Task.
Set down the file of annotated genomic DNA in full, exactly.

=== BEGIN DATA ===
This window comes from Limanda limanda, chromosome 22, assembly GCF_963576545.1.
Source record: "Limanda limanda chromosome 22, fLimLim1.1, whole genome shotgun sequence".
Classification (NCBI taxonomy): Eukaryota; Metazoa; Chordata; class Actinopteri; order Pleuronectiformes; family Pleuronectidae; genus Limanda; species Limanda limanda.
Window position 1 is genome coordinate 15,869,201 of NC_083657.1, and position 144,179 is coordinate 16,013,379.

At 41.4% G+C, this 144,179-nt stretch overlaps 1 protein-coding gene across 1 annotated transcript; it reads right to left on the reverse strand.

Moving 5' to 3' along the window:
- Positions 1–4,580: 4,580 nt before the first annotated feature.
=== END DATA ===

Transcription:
This window comes from Limanda limanda, chromosome 22, assembly GCF_963576545.1.
Source record: "Limanda limanda chromosome 22, fLimLim1.1, whole genome shotgun sequence".
Classification (NCBI taxonomy): Eukaryota; Metazoa; Chordata; class Actinopteri; order Pleuronectiformes; family Pleuronectidae; genus Limanda; species Limanda limanda.
Window position 1 is genome coordinate 15,869,201 of NC_083657.1, and position 144,179 is coordinate 16,013,379.

At 41.4% G+C, this 144,179-nt stretch overlaps 1 protein-coding gene across 1 annotated transcript; it reads right to left on the reverse strand.

Moving 5' to 3' along the window:
- Positions 1–4,580: 4,580 nt before the first annotated feature.